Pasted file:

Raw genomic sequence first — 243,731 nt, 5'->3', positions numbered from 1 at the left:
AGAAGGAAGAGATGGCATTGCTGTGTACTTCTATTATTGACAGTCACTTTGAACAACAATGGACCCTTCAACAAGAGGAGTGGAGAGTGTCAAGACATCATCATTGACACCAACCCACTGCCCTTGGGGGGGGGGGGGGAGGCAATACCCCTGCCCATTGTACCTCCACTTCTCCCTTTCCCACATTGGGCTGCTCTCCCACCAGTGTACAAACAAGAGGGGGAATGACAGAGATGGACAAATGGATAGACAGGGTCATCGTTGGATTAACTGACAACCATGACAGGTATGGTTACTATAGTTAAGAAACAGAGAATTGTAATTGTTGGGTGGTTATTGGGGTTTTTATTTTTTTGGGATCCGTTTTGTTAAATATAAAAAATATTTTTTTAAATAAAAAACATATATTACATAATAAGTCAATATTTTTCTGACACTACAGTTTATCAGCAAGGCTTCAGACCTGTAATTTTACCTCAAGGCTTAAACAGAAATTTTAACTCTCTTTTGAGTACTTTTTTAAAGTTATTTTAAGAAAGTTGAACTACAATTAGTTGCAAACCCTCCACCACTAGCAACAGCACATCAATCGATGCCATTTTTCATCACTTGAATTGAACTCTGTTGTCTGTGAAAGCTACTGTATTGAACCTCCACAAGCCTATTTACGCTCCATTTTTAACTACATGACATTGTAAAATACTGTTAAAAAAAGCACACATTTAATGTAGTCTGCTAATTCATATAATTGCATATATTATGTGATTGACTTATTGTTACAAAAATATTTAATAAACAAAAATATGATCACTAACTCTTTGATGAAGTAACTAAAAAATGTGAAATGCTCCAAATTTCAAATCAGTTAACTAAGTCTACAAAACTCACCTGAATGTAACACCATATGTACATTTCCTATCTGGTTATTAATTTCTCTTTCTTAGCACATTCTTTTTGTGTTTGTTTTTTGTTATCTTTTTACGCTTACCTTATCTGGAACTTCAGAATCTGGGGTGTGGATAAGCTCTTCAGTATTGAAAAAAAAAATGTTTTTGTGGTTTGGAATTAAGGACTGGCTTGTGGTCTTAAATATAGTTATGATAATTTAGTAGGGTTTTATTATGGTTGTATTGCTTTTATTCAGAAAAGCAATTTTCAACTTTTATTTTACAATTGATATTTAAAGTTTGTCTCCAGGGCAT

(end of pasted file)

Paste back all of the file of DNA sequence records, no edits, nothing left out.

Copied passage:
Raw genomic sequence first — 243,731 nt, 5'->3', positions numbered from 1 at the left:
AGAAGGAAGAGATGGCATTGCTGTGTACTTCTATTATTGACAGTCACTTTGAACAACAATGGACCCTTCAACAAGAGGAGTGGAGAGTGTCAAGACATCATCATTGACACCAACCCACTGCCCTTGGGGGGGGGGGGGGAGGCAATACCCCTGCCCATTGTACCTCCACTTCTCCCTTTCCCACATTGGGCTGCTCTCCCACCAGTGTACAAACAAGAGGGGGAATGACAGAGATGGACAAATGGATAGACAGGGTCATCGTTGGATTAACTGACAACCATGACAGGTATGGTTACTATAGTTAAGAAACAGAGAATTGTAATTGTTGGGTGGTTATTGGGGTTTTTATTTTTTTGGGATCCGTTTTGTTAAATATAAAAAATATTTTTTTAAATAAAAAACATATATTACATAATAAGTCAATATTTTTCTGACACTACAGTTTATCAGCAAGGCTTCAGACCTGTAATTTTACCTCAAGGCTTAAACAGAAATTTTAACTCTCTTTTGAGTACTTTTTTAAAGTTATTTTAAGAAAGTTGAACTACAATTAGTTGCAAACCCTCCACCACTAGCAACAGCACATCAATCGATGCCATTTTTCATCACTTGAATTGAACTCTGTTGTCTGTGAAAGCTACTGTATTGAACCTCCACAAGCCTATTTACGCTCCATTTTTAACTACATGACATTGTAAAATACTGTTAAAAAAAGCACACATTTAATGTAGTCTGCTAATTCATATAATTGCATATATTATGTGATTGACTTATTGTTACAAAAATATTTAATAAACAAAAATATGATCACTAACTCTTTGATGAAGTAACTAAAAAATGTGAAATGCTCCAAATTTCAAATCAGTTAACTAAGTCTACAAAACTCACCTGAATGTAACACCATATGTACATTTCCTATCTGGTTATTAATTTCTCTTTCTTAGCACATTCTTTTTGTGTTTGTTTTTTGTTATCTTTTTACGCTTACCTTATCTGGAACTTCAGAATCTGGGGTGTGGATAAGCTCTTCAGTATTGAAAAAAAAAATGTTTTTGTGGTTTGGAATTAAGGACTGGCTTGTGGTCTTAAATATAGTTATGATAATTTAGTAGGGTTTTATTATGGTTGTATTGCTTTTATTCAGAAAAGCAATTTTCAACTTTTATTTTACAATTGATATTTAAAGTTTGTCTCCAGGGCAT